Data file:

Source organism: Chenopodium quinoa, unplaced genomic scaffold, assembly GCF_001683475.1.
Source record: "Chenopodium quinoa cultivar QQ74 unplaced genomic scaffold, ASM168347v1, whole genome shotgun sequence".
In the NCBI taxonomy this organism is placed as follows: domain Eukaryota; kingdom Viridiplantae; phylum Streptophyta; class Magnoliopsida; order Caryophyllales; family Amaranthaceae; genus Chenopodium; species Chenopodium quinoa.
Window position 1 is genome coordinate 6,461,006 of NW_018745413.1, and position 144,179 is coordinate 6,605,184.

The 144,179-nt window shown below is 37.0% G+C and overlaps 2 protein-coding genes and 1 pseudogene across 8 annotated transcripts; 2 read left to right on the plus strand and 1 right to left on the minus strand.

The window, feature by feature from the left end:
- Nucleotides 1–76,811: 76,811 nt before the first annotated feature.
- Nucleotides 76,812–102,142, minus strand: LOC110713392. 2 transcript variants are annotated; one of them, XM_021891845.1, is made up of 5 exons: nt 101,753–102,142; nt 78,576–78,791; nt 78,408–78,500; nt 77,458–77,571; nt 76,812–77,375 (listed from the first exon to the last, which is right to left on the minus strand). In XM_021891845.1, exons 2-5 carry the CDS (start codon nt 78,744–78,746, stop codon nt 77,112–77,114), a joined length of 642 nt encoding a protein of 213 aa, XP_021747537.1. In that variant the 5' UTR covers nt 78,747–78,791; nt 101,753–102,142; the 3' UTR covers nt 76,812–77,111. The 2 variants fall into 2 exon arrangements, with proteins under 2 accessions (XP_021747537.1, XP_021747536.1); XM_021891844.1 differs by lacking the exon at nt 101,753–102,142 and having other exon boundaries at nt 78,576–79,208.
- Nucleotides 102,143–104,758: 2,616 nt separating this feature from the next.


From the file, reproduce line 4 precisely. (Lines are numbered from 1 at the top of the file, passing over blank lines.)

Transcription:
Window position 1 is genome coordinate 6,461,006 of NW_018745413.1, and position 144,179 is coordinate 6,605,184.